Elimination of fat microemboli during cardiopulmonary bypass

Ann Thorac Surg. 2003 Feb;75(2):555-9; discussion 559. doi: 10.1016/s0003-4975(02)04540-x.


Background: Fat emboli have been implicated in cerebral dysfunction after cardiopulmonary bypass (CPB). We sought to identify the source of fat emboli during CPB and devise a technique for their elimination.

Methods: Patients undergoing CPB were prospectively randomized to either cardiotomy suction (n = 7) or cell-saving suction device (n = 6). Blood was collected at various intervals during CPB, and the fat emboli were identified using oil red O stain. These emboli were grouped based on their diameter into 10- to 50-microm and more than 50-microm particles. The number of fat emboli per slide examined was graded according to the following scale: 1 (1 to 10), 2 (11 to 20), 3 (21 to 30), and 4 (> 30 emboli). In the second phase of the experiment, a 21-microm filter was attached in series, distal to the cardiotomy reservoir (n = 6), and fat emboli were quantified.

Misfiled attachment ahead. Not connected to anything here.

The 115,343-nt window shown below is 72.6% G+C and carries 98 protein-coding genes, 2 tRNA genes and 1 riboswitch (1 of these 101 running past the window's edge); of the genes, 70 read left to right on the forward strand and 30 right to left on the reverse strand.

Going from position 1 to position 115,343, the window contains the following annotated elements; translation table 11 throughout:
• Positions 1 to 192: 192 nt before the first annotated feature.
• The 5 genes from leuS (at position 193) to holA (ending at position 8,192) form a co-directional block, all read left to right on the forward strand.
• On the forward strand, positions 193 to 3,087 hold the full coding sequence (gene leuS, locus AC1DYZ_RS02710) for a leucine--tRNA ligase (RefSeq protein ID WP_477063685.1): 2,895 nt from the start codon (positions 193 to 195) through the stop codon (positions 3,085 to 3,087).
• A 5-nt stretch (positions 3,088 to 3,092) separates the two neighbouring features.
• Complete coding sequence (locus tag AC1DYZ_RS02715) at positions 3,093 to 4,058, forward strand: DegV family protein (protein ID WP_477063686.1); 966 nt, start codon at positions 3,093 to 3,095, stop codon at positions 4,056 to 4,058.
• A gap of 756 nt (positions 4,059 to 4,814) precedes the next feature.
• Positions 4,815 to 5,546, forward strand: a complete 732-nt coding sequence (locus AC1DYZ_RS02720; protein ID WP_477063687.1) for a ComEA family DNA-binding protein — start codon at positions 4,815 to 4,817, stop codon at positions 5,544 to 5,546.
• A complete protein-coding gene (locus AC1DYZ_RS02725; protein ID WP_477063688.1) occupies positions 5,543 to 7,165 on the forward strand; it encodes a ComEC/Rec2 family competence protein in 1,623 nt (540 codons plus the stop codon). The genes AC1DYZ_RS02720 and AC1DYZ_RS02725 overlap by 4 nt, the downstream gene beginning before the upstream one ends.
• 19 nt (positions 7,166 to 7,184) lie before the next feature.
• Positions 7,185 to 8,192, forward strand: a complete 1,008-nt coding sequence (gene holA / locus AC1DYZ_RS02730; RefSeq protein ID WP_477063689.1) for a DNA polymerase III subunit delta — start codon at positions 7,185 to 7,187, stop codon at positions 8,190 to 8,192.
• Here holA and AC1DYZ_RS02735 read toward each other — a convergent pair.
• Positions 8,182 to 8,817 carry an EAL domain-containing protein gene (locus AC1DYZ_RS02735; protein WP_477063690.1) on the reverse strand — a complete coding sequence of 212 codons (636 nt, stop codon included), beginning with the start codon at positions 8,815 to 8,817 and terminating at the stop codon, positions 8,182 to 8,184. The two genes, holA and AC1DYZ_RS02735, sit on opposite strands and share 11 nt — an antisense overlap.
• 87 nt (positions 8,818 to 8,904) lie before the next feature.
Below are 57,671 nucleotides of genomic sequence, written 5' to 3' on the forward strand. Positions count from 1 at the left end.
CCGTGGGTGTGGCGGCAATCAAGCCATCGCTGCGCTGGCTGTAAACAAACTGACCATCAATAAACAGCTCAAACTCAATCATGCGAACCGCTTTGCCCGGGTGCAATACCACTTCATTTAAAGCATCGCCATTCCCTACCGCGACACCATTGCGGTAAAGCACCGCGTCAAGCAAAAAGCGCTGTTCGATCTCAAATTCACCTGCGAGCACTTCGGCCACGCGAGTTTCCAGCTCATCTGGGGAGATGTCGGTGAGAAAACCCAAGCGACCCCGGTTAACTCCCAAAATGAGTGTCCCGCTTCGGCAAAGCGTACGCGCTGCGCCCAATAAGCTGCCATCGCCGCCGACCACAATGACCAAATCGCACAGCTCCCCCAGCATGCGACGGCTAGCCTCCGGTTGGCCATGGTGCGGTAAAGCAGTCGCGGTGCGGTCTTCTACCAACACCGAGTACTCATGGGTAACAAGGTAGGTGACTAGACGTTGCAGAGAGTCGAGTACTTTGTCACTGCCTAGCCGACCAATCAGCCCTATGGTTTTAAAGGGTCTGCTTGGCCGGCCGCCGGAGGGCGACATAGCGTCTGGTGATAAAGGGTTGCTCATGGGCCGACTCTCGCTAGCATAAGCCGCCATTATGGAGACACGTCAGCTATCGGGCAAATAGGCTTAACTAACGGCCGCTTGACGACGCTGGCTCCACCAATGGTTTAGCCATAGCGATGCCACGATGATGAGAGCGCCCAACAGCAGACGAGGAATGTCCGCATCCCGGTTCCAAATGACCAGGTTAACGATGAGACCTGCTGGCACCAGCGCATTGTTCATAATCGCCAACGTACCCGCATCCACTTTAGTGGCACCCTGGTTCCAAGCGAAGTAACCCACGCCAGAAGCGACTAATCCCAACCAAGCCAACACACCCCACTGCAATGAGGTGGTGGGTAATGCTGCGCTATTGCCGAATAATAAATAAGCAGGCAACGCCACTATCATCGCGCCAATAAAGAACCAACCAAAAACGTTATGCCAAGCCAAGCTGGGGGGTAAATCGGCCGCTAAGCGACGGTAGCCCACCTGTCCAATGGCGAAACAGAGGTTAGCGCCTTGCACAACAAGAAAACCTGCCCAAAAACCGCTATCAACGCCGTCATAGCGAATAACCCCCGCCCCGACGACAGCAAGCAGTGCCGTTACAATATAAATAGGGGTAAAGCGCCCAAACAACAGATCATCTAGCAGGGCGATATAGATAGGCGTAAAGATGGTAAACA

Results: Blood from the pericardial well was saturated with fat emboli of both sizes. Patients randomized to the cardiotomy suction had a significantly higher number of fat emboli at the end of CPB when compared with those randomized to the cell-saving suction device and dual-filter group. Processed blood from both the cardiotomy reservoir and cell-saving device was noted to have an abundance of fat emboli when compared with blood processed through the dual filters.

Conclusions: Processed blood from both the cardiotomy reservoir and cell-saving device appear to have an abundance of fat emboli that are completely eliminated by using a 21-microm arterial filter in series with the cardiotomy reservoir. This intervention could potentially reduce neurocognitive dysfunction associated with CPB.

Publication types

  • Clinical Trial
  • Randomized Controlled Trial
  • Research Support, U.S. Gov't, P.H.S.

MeSH terms

  • Cardiopulmonary Bypass
  • Embolism, Fat / prevention & control*
  • Filtration
  • Humans
  • Particle Size
  • Prospective Studies